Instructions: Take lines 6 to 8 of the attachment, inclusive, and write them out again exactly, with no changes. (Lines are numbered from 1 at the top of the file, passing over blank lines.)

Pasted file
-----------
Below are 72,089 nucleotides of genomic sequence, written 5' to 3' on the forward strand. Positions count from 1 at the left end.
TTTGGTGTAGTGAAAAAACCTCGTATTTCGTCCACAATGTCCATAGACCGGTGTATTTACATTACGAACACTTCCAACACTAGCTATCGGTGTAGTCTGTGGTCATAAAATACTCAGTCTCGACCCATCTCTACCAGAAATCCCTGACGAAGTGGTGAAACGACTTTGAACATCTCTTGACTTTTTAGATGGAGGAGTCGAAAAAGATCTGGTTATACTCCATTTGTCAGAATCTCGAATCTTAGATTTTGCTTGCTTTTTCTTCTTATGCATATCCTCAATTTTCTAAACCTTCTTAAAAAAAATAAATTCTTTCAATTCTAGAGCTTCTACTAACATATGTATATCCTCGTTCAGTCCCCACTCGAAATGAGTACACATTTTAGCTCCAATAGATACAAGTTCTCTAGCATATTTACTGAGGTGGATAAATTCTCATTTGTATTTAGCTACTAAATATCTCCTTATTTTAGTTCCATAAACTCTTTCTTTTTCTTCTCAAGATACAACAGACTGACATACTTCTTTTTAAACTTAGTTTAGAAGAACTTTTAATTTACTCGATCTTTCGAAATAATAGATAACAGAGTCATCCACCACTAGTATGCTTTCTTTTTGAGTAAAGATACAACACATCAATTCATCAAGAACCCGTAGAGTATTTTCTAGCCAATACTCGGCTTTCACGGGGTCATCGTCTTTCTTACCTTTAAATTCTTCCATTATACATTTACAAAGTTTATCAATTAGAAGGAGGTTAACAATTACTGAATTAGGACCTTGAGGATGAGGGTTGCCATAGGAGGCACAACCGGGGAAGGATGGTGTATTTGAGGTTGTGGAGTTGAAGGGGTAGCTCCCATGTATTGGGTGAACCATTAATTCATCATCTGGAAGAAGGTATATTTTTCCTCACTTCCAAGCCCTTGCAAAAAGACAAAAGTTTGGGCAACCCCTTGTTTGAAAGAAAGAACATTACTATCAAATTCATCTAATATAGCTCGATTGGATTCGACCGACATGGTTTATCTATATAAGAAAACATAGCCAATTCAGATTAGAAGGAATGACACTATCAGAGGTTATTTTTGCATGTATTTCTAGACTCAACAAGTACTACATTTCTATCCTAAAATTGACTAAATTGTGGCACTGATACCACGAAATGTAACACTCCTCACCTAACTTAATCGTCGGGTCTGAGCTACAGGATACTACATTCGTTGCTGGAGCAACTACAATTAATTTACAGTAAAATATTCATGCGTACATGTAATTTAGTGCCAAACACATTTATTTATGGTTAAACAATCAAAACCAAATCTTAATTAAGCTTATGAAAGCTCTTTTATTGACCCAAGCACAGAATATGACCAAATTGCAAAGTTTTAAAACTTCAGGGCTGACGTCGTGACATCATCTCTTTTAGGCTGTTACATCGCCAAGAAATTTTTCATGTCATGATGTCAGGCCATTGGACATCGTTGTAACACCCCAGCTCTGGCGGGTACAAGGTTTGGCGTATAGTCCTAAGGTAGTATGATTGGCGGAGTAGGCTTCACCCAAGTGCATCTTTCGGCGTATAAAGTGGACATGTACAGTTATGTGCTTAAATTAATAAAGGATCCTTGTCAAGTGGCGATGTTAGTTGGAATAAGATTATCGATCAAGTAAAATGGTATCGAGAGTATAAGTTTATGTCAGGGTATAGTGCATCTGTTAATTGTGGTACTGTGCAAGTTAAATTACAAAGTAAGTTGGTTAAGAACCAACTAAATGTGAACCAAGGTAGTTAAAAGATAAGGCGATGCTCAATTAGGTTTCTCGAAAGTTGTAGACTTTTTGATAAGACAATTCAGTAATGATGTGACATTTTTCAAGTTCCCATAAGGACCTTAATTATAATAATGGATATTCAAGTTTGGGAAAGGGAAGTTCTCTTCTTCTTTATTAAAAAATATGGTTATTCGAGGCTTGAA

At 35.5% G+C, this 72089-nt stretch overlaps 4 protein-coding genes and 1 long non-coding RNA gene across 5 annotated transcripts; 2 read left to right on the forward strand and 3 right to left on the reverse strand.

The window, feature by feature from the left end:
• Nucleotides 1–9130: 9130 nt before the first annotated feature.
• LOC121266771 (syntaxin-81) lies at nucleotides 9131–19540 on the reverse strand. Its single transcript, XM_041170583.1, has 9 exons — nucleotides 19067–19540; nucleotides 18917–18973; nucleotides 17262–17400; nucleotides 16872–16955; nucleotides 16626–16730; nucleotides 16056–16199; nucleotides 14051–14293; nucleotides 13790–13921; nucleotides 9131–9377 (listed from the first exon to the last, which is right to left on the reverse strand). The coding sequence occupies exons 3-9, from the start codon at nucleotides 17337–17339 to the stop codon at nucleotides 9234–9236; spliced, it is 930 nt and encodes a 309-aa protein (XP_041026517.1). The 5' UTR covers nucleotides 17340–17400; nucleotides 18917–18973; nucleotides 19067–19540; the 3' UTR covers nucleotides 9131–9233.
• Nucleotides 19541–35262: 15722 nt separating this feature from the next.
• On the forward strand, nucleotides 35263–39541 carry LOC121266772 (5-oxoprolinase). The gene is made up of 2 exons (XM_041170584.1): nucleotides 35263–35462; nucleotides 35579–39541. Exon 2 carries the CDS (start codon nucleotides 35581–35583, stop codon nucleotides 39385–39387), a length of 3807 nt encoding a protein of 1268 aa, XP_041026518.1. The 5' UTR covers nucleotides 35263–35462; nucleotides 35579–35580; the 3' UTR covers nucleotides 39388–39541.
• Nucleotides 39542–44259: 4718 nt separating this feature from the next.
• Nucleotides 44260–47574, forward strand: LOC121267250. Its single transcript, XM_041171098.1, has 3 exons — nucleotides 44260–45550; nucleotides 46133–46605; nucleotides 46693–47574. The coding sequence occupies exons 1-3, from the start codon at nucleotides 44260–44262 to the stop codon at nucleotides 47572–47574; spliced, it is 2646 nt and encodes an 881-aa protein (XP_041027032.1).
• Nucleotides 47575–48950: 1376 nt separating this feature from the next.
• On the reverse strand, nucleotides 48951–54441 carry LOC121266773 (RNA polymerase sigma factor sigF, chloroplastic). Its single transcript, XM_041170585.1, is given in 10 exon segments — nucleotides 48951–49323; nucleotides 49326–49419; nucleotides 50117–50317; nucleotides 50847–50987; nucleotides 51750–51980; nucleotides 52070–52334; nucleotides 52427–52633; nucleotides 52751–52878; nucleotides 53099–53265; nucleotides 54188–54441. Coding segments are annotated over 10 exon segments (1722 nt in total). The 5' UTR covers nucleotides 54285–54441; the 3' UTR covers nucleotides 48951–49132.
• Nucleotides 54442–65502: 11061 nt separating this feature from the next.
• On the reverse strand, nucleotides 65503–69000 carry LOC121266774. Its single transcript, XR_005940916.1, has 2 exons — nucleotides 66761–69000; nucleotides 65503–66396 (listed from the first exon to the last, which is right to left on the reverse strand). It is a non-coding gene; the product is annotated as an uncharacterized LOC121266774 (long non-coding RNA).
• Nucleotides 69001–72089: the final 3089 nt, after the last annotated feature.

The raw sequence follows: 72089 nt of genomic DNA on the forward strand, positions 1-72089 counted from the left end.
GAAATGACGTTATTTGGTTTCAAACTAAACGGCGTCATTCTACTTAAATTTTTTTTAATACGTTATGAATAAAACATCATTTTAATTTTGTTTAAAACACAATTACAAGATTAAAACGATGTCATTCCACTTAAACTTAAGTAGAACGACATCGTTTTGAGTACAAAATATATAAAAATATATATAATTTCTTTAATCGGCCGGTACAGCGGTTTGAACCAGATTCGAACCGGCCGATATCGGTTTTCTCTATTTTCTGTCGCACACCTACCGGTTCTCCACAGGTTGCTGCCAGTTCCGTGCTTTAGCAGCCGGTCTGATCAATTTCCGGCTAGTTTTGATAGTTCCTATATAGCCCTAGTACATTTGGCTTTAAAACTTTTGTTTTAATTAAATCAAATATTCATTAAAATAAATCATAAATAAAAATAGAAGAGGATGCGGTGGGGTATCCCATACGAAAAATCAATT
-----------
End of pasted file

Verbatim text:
• LOC121266771 (syntaxin-81) lies at nucleotides 9131–19540 on the reverse strand. Its single transcript, XM_041170583.1, has 9 exons — nucleotides 19067–19540; nucleotides 18917–18973; nucleotides 17262–17400; nucleotides 16872–16955; nucleotides 16626–16730; nucleotides 16056–16199; nucleotides 14051–14293; nucleotides 13790–13921; nucleotides 9131–9377 (listed from the first exon to the last, which is right to left on the reverse strand). The coding sequence occupies exons 3-9, from the start codon at nucleotides 17337–17339 to the stop codon at nucleotides 9234–9236; spliced, it is 930 nt and encodes a 309-aa protein (XP_041026517.1). The 5' UTR covers nucleotides 17340–17400; nucleotides 18917–18973; nucleotides 19067–19540; the 3' UTR covers nucleotides 9131–9233.
• Nucleotides 19541–35262: 15722 nt separating this feature from the next.
• On the forward strand, nucleotides 35263–39541 carry LOC121266772 (5-oxoprolinase). The gene is made up of 2 exons (XM_041170584.1): nucleotides 35263–35462; nucleotides 35579–39541. Exon 2 carries the CDS (start codon nucleotides 35581–35583, stop codon nucleotides 39385–39387), a length of 3807 nt encoding a protein of 1268 aa, XP_041026518.1. The 5' UTR covers nucleotides 35263–35462; nucleotides 35579–35580; the 3' UTR covers nucleotides 39388–39541.